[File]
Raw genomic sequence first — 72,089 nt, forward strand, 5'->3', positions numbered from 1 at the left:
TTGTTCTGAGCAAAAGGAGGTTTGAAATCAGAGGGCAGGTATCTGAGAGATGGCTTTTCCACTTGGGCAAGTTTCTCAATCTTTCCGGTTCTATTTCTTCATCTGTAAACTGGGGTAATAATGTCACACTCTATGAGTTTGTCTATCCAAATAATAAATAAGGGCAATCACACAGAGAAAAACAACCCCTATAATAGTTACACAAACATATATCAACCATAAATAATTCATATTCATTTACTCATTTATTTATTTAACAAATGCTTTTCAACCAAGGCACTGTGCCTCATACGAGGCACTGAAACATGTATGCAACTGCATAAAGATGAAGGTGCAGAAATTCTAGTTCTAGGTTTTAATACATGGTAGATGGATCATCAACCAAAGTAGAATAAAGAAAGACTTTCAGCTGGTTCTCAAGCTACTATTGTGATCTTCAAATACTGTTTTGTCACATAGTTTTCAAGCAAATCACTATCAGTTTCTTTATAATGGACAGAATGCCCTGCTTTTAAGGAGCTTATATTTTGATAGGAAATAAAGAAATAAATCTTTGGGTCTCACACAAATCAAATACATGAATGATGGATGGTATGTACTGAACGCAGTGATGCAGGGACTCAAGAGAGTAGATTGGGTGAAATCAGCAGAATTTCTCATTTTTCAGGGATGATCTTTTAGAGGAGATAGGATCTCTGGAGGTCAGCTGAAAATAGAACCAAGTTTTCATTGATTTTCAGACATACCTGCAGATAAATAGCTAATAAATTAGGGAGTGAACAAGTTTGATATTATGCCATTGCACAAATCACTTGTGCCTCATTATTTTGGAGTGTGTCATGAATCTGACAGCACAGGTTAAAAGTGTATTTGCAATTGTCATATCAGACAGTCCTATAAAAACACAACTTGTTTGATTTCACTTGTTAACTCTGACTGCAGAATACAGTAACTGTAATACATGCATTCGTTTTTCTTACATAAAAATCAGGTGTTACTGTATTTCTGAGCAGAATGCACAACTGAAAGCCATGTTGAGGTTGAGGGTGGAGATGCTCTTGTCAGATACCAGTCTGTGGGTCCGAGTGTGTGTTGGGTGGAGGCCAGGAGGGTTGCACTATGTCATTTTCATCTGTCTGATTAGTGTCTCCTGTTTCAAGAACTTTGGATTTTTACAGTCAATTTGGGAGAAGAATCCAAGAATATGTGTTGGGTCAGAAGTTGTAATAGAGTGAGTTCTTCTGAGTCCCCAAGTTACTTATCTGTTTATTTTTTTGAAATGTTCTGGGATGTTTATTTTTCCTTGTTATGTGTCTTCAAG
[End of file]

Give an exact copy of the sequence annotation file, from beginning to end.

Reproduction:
Raw genomic sequence first — 72,089 nt, forward strand, 5'->3', positions numbered from 1 at the left:
TTGTTCTGAGCAAAAGGAGGTTTGAAATCAGAGGGCAGGTATCTGAGAGATGGCTTTTCCACTTGGGCAAGTTTCTCAATCTTTCCGGTTCTATTTCTTCATCTGTAAACTGGGGTAATAATGTCACACTCTATGAGTTTGTCTATCCAAATAATAAATAAGGGCAATCACACAGAGAAAAACAACCCCTATAATAGTTACACAAACATATATCAACCATAAATAATTCATATTCATTTACTCATTTATTTATTTAACAAATGCTTTTCAACCAAGGCACTGTGCCTCATACGAGGCACTGAAACATGTATGCAACTGCATAAAGATGAAGGTGCAGAAATTCTAGTTCTAGGTTTTAATACATGGTAGATGGATCATCAACCAAAGTAGAATAAAGAAAGACTTTCAGCTGGTTCTCAAGCTACTATTGTGATCTTCAAATACTGTTTTGTCACATAGTTTTCAAGCAAATCACTATCAGTTTCTTTATAATGGACAGAATGCCCTGCTTTTAAGGAGCTTATATTTTGATAGGAAATAAAGAAATAAATCTTTGGGTCTCACACAAATCAAATACATGAATGATGGATGGTATGTACTGAACGCAGTGATGCAGGGACTCAAGAGAGTAGATTGGGTGAAATCAGCAGAATTTCTCATTTTTCAGGGATGATCTTTTAGAGGAGATAGGATCTCTGGAGGTCAGCTGAAAATAGAACCAAGTTTTCATTGATTTTCAGACATACCTGCAGATAAATAGCTAATAAATTAGGGAGTGAACAAGTTTGATATTATGCCATTGCACAAATCACTTGTGCCTCATTATTTTGGAGTGTGTCATGAATCTGACAGCACAGGTTAAAAGTGTATTTGCAATTGTCATATCAGACAGTCCTATAAAAACACAACTTGTTTGATTTCACTTGTTAACTCTGACTGCAGAATACAGTAACTGTAATACATGCATTCGTTTTTCTTACATAAAAATCAGGTGTTACTGTATTTCTGAGCAGAATGCACAACTGAAAGCCATGTTGAGGTTGAGGGTGGAGATGCTCTTGTCAGATACCAGTCTGTGGGTCCGAGTGTGTGTTGGGTGGAGGCCAGGAGGGTTGCACTATGTCATTTTCATCTGTCTGATTAGTGTCTCCTGTTTCAAGAACTTTGGATTTTTACAGTCAATTTGGGAGAAGAATCCAAGAATATGTGTTGGGTCAGAAGTTGTAATAGAGTGAGTTCTTCTGAGTCCCCAAGTTACTTATCTGTTTATTTTTTTGAAATGTTCTGGGATGTTTATTTTTCCTTGTTATGTGTCTTCAAG